Most people born in the baby-boom years following the war expect to be fighting fit and living independently as they enter their twilight years, new research has revealed.
Help the Aged found that 60 per cent of people aged between 55 and 64 expect to be fit and healthy as they become older and 87 per cent expect to be living independently.
However, the charity noted that the average 65-year-old man would be ill for the last four years of his life and disabled for the last eight.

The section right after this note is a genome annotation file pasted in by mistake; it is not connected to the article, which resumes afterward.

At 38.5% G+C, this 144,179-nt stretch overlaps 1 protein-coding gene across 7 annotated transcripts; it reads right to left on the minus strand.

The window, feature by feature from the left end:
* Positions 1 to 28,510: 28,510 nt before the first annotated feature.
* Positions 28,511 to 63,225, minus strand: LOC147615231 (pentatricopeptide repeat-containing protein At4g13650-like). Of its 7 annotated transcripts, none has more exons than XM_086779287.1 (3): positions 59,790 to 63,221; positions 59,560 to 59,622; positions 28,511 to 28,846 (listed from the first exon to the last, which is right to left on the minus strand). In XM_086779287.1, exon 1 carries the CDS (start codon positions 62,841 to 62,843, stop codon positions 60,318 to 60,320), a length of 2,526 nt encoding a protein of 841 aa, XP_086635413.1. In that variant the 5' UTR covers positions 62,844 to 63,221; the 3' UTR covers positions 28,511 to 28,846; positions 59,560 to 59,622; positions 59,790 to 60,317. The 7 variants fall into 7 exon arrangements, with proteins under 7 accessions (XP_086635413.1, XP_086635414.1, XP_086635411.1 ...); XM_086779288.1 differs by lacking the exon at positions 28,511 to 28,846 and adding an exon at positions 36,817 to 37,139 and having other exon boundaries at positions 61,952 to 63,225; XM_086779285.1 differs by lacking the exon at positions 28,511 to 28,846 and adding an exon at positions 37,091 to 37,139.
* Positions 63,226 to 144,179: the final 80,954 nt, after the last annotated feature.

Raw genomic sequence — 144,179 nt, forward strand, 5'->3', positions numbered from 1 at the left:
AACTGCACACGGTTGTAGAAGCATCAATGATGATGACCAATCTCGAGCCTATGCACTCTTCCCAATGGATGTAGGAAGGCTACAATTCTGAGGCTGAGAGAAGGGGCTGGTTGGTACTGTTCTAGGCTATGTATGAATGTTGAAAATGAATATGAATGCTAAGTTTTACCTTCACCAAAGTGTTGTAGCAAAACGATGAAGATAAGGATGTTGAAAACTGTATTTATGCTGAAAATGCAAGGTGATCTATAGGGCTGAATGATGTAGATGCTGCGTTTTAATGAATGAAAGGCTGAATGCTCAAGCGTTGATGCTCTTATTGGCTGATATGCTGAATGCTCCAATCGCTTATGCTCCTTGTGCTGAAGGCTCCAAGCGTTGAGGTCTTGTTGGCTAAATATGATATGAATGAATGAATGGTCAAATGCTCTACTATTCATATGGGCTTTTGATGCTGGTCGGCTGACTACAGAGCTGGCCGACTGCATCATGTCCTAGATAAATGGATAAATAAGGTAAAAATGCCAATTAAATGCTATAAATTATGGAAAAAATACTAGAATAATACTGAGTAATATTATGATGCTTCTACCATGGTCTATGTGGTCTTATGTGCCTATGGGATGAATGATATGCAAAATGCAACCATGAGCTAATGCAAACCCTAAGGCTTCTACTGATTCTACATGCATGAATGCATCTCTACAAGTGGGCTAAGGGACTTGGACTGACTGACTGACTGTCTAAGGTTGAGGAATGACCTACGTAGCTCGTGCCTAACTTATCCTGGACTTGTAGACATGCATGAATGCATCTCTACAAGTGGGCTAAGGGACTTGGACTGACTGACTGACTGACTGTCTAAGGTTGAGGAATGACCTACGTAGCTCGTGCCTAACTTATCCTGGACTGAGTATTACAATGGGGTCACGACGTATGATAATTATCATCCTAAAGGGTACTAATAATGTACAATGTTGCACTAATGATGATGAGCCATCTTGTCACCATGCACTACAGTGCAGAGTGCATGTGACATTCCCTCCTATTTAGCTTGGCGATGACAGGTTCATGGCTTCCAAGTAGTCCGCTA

And it stressed the need for older people to accept support "if these hopes are to become reality".
"Small interventions in an older person's life help to prevent the sort of deterioration that leads to poor health and dependency," said the director of community services at Help the Aged, Daniel Pearson.
"Help the Aged invests in preventative services that enable older people to stay in control of their lives for as long possible."
The charity provides advice and support for older people through a range of services.